They built their own house in Windermere and raised four children, one girl and three boys. Daughter Patty Marr has two children, Melissa Marr and Christian Jones. Andy Marr and his wife Hiroko have one daughter, Leiko Marr. Kerry Marr, who is deceased, had three children: Cheyenne, Nicholas and Dimitri. Doug Marr has two children: Carissa Marr Hicks, and Brandon Marr.
Tom died in 1995, and Lou lived alone in the house in Windermere until her death in 2008. Her Cabbage Patch dolls were sold and the proceeds donated to charity. Lou Marr continued to pursue her passion for photography for the rest of her life.
Every Remembrance Day, Lou sat down in front of her television to watch the memorial ceremonies in Ottawa.
And every year, she cried for the boys who never came home.
Rest in peace, Lula Pound Marr.
MY FAVOURITE VETERANS
Lou Marr's wonderful story, along with twenty-seven other original articles from Wartime Wednesdays, are now available in printed book form.
To read more about the book, click: My Favourite Veterans: True Stories From World War Two's Hometown Heroes. To order a signed copy for $35.00 Canadian, email me at firstname.lastname@example.org or call me at 250-342-1621.
You may also purchase a copy from Amazon by clicking here: My Favourite Veterans: True Stories From World War Two's Hometown Heroes.
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I must show you two more photos that inspired my novel about a female photo interpreter in the air force.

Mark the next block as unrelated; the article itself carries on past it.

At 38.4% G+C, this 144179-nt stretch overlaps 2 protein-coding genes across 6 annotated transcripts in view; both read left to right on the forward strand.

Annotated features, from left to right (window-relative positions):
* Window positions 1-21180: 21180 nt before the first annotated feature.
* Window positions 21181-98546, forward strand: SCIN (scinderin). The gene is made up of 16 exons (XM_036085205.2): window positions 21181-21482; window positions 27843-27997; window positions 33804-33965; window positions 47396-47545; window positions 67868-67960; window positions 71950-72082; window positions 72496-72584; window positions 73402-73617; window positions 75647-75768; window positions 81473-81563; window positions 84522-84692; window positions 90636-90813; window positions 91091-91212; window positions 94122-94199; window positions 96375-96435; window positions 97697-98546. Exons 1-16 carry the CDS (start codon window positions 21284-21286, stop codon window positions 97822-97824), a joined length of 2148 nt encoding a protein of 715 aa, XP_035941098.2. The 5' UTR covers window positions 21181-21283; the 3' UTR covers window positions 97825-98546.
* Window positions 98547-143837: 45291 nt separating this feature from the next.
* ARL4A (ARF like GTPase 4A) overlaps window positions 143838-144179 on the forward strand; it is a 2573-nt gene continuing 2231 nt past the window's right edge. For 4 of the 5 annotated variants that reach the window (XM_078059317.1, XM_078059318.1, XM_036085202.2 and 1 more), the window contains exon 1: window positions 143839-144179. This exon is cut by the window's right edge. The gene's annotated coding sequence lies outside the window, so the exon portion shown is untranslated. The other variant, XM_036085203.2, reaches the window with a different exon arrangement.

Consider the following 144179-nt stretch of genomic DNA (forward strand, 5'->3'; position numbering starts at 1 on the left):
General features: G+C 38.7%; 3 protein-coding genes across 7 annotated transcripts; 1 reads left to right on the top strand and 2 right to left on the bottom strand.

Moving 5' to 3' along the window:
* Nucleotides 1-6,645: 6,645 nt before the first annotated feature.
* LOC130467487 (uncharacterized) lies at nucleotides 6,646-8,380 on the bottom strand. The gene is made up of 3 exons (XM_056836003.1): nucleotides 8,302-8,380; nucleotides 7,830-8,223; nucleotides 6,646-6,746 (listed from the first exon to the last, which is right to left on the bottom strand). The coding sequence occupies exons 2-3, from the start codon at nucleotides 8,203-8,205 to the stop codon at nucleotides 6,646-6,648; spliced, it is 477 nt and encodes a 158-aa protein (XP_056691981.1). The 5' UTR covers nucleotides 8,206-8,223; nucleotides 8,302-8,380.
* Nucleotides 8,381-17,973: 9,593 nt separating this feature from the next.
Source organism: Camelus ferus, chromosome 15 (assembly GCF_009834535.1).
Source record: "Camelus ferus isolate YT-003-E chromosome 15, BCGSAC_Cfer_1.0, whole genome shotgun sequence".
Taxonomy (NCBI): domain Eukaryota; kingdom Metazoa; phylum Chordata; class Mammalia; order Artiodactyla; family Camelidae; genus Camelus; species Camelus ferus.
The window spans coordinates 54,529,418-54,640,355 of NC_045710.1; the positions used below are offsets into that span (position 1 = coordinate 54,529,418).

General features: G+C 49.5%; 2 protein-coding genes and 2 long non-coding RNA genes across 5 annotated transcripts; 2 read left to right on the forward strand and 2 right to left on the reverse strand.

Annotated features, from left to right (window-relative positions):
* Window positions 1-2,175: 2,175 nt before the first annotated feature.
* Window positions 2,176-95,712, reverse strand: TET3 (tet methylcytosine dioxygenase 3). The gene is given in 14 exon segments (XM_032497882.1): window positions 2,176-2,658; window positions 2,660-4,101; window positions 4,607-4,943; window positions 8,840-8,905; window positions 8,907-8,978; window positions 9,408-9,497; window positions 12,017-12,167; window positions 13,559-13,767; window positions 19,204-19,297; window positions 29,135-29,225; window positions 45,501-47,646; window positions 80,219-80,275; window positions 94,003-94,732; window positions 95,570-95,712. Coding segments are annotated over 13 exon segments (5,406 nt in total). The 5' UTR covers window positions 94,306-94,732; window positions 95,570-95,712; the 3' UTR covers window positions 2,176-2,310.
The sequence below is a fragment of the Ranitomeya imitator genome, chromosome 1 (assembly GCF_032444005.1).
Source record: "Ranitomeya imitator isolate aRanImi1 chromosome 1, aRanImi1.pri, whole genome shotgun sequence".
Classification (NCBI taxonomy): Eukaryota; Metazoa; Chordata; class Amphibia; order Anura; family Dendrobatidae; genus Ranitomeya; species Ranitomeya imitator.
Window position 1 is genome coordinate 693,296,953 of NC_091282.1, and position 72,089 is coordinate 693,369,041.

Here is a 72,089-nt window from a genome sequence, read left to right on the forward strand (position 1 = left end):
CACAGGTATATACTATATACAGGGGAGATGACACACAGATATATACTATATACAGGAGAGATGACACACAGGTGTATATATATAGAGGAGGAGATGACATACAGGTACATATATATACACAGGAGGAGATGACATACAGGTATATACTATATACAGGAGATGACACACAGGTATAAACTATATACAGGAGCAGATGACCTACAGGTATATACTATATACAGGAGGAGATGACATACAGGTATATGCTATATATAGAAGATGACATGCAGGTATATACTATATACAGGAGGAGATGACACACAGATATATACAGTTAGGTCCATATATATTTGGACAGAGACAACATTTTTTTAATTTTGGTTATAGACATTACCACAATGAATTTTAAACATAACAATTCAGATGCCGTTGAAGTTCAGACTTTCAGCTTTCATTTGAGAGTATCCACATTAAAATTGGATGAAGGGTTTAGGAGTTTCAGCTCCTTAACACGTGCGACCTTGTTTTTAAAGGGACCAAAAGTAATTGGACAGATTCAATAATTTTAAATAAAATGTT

This is a photograph of Dorothy Edwards on the left and another woman, both training as photographers in the RCAF Women’s Division. Dorothy was a friend of my mother’s, and sister of the famous fighter ace Stocky Edwards, still living in Comox, B.C. To read my post about him, click: Stocky Edwards.
The other photograph is a member of the British Women’s Auxiliary Air Force at RAF Medmenham, the headquarters for photo interpretation, located about one hour north of London. She is studying an aerial photograph though a stereoscope, which allows the viewer to see in three dimensions.
I especially like this photo because the two Canadian pilots, members of a photo reconnaissance squadron, are "hanging fire" while she interprets the results, probably checking to see if the bombers struck their target.
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STAR WEEKLY AT WAR
The Star Weekly was a Canadian newsmagazine published by the Toronto Star. Here’s a cover image from May 31, 1941 showing a woman in uniform flirting with a Canadian airman, presumably telling him that he has a long lifeline. To see my entire collection of Star Weekly covers, and I'm adding a new one almost every week, click: Star Weekly At War.
About My Novel
Bird’s Eye View is fact-based fiction about a young Canadian woman who serves as an aerial photo interpreter in World War Two. In 2016 it was named a Canadian bestseller by both The Globe & Mail, and The Toronto Star. It's available as a trade paperback through any bookstore, and also as an ebook. To order online from Amazon, click Bird's Eye View. It's also available from Amazon's U.S. and U.K. websites.